The better way to taste coffee

Inbox in the user interface

What is

Elian.Coffee (ElianDotCoffee) is a project I originally created as a schoolproject with Raf Coffee.
It's a platform to organize and digitalize cuppings (coffee tastings) and provide analytics and feedback to the manufacterer.

Screenshot of the Elian.Coffee site

The origin of Elian.Coffee

Elian.Coffee was originally an idea that sparked from a school assignment. While I was studying at Odisee University of Applied Sciences, we got an assignment for the subject "Web & Mobile Development". The assignment was about creating a mobile app or PWA in which you had to use a variety of technologies.

Since my first year, I had already made a couple little projects about coffee, since it's one of the things I'm passionate about, and this time I was thinking in the same direction. The original idea was to build a social platform with a focus on sharing where you're drinking your coffee and give them a rating. Think of it as Untappd, but for coffee instead of beer.

When I pitched the idea to my proffessors, they liked the idea, but also told me that they knew someone from the coffee-scene. When they asked if I wanted them to approach him and pitch the idea, I was very enthusiastic and immediatly said yes! Some weeks lated we meeted and talked about what the project could be, Raf had another idea about a platform in which cuppers and coffee manufacterers could organize cuppings (tastings).

After I took some time to think about the project and how I could realize it, I decided that Raf's project idea actually was a lot better. Not only was it something new and exciting, it also was something usable. Believe me, after making a lot of school projects and deleting them afterwards, it gets frustrating.
So here we go, I started coding the project!

showing the login on the mobile app version

The technologies that made it possible

When I first started thinking about the project in it's final form, I started by using React Native as the framework that should make it possible. I did a lot of research about using React Native with TailwindCSS and deploying it on the web as well. Both of these things were possible and a cool thing to play with, but not that easy and maintainable, so I started looking for alternatives.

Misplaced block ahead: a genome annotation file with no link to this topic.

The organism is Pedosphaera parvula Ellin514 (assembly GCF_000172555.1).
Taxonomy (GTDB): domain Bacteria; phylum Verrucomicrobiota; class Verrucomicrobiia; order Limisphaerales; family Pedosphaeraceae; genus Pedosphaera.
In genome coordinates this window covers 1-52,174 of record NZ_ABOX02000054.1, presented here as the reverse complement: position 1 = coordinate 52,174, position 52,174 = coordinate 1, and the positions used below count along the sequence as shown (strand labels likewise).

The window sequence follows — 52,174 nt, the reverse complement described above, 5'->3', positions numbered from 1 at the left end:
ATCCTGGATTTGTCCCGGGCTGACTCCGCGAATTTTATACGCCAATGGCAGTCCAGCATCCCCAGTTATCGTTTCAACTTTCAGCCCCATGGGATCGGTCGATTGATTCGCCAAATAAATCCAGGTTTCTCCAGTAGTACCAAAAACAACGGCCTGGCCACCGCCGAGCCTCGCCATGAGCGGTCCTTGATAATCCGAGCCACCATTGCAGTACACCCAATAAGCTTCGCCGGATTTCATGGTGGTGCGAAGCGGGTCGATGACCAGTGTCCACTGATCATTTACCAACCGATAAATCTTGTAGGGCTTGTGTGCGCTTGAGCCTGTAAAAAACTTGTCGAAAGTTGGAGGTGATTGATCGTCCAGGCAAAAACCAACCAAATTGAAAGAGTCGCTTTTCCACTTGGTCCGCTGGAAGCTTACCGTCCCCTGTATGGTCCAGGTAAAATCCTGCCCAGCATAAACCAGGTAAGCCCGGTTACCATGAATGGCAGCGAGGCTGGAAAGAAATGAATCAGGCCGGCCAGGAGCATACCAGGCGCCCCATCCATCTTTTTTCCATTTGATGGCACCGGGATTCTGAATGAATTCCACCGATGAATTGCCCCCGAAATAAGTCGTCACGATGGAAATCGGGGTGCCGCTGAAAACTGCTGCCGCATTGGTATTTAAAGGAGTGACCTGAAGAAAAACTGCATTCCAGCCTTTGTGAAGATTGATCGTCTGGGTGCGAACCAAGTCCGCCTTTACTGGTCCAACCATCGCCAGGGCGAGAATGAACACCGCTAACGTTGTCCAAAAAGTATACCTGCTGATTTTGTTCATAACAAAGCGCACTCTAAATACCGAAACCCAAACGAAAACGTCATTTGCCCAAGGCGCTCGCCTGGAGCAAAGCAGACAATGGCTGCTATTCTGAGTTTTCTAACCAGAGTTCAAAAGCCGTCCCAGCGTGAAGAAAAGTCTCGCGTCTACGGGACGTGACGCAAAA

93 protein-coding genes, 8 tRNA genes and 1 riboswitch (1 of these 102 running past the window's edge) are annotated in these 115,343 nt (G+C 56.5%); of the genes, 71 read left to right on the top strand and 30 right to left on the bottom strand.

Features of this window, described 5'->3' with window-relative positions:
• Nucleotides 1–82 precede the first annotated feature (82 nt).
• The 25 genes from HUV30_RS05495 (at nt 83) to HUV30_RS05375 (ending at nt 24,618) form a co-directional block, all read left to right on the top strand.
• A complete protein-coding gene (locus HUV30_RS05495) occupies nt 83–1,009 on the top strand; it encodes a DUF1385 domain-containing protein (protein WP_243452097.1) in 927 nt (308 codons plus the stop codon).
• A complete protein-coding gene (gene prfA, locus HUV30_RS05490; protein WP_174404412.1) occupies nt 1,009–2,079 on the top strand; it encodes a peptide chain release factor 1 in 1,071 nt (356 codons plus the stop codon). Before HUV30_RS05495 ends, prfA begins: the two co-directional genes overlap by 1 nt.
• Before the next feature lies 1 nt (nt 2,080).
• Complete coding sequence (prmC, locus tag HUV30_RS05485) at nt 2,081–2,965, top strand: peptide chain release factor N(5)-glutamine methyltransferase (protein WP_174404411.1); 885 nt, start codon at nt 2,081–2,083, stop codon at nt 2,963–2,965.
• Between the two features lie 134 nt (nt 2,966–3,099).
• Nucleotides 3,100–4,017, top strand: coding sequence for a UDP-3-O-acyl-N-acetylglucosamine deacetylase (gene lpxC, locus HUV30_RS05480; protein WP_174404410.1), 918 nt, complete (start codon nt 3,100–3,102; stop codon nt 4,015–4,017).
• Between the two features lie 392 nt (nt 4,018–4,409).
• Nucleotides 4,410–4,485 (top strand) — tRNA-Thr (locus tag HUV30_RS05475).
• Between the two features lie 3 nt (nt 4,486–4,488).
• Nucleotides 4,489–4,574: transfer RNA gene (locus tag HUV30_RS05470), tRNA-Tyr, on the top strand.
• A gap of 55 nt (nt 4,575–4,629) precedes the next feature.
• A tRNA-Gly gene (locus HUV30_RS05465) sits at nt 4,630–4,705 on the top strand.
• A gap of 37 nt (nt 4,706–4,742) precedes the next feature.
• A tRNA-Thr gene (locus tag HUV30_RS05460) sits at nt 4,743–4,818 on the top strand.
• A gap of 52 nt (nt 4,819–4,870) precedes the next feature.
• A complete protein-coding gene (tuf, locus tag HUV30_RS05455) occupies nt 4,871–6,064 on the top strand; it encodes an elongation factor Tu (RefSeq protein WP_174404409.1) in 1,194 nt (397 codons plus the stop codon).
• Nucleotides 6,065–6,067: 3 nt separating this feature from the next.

One of the blockers for me, was that I didn't want to build a native UI with basic components, taken from a library. So at first, Ionic, Xamarin and Flutter fell away. I quickly then realized that I wasn't actually looking to build an app, but I wanted to build a website, that was downloadable and runnable on smartphones. Somewhat later I discovered the Nuxt / Capacitor combo, it was love on first site!

Using Nuxt was ideal, since I could use VueJS and native web languages to build the main application and later package it into a mobile application. So I built the website using Nuxt, Capacitor, TailwindCSS and an API written in NodeJS and ExpressJS. Now that I knew how to build the front-end, I still had some issues in the back-end. Never before had I used NodeJS/Express with something else as a database then MongoDB. I was up for the challenge and searched around for a good OSRM usable with MySQL, since that was the database of my choice.

Sequelize instantly got my attention and I started playing around with it. I must say that it (almost) perfectly filled all my needs. Although I think that if I had to do the API over, I would build it in something like .NET or PHP/Laravel as API, but at the time I also took overall cost into consideration. Since I wanted to have a full working MVP by the date of the deadline I wanted to deploy using the cloud (Google Cloud by choice), which isn't always cheap.

Deploying the application

Google Cloud Platform logo

As I said, I wanted to deploy the application using the cloud, since that really was something I hadn't do before and it sparked my interest. I did research, wrote Dockerfiles and buildscripts and really liked the full process. I learned a lot about building applications front-to-back and deployments. Now (some months later), I work at a cloud-native company called vBridge and I'm really into cloud-native development and the cloud as a whole (still as a developer, not as devOps or something).